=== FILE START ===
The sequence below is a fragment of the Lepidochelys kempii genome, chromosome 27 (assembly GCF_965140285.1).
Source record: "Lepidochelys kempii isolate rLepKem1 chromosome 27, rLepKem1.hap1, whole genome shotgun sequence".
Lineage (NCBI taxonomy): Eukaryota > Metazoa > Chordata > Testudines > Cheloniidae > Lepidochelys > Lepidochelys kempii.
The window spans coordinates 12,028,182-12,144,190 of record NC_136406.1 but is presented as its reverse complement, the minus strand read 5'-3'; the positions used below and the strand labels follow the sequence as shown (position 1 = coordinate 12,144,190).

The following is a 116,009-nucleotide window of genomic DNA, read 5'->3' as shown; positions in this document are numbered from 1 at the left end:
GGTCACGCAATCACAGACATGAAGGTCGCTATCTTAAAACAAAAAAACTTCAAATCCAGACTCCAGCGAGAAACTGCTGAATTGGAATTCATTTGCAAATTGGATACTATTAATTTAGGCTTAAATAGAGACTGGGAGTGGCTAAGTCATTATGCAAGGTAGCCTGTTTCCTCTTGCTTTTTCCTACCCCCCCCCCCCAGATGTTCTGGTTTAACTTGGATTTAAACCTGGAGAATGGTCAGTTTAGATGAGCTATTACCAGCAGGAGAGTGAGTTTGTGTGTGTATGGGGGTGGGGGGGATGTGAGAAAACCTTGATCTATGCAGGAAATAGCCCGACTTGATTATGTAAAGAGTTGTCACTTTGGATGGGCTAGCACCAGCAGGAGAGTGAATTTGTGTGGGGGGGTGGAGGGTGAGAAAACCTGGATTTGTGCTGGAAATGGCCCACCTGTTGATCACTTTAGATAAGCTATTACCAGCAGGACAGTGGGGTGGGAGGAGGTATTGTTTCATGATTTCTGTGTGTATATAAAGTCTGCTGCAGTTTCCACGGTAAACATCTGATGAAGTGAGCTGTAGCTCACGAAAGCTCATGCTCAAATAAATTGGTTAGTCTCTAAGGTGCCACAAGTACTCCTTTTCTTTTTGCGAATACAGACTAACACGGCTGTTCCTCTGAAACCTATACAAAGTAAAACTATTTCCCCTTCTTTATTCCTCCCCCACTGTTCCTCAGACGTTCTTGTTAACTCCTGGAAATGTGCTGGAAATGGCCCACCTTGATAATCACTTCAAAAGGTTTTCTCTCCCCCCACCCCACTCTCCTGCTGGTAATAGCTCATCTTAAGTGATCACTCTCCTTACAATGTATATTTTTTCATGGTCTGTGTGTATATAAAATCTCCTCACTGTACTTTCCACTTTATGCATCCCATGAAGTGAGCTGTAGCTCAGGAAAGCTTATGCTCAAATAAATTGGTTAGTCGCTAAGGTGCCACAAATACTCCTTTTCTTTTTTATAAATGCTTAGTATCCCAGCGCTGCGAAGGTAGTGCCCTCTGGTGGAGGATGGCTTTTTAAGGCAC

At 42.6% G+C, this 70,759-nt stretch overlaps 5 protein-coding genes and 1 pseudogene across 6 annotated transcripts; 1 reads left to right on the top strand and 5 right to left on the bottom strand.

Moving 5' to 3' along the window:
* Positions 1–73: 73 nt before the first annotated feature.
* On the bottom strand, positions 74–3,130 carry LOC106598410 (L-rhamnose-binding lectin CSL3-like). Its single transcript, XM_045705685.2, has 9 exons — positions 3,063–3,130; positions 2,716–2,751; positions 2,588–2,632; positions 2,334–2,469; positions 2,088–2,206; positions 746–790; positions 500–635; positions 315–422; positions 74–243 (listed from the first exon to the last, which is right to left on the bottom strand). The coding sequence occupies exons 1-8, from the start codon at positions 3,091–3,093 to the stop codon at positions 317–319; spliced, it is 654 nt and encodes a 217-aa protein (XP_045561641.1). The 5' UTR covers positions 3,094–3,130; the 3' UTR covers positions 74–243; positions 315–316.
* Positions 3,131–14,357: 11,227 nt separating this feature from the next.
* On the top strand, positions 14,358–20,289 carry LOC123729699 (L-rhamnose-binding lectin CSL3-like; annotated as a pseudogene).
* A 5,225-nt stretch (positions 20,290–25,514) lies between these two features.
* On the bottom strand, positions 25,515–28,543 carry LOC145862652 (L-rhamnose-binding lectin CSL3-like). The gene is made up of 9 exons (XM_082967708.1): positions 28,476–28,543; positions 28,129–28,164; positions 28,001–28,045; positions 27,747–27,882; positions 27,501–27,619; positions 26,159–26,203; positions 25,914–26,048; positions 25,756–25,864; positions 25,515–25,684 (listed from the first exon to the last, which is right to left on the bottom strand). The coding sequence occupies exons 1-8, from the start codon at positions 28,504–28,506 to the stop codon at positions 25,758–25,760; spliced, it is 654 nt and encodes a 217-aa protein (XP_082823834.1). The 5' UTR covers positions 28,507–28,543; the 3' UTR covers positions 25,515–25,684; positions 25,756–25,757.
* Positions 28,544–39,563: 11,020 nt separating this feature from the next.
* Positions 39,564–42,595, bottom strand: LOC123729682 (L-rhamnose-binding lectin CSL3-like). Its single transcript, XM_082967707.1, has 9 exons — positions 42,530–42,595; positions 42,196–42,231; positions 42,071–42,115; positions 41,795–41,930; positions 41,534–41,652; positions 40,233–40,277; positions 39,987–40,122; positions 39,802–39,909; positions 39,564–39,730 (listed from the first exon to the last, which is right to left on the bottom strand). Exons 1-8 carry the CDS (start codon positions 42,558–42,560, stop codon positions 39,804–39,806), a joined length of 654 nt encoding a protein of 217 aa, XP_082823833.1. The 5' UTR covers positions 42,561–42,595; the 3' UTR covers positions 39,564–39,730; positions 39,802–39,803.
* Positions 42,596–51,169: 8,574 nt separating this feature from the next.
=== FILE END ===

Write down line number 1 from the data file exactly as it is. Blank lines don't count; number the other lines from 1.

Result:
The sequence below is a fragment of the Lepidochelys kempii genome, chromosome 27 (assembly GCF_965140285.1).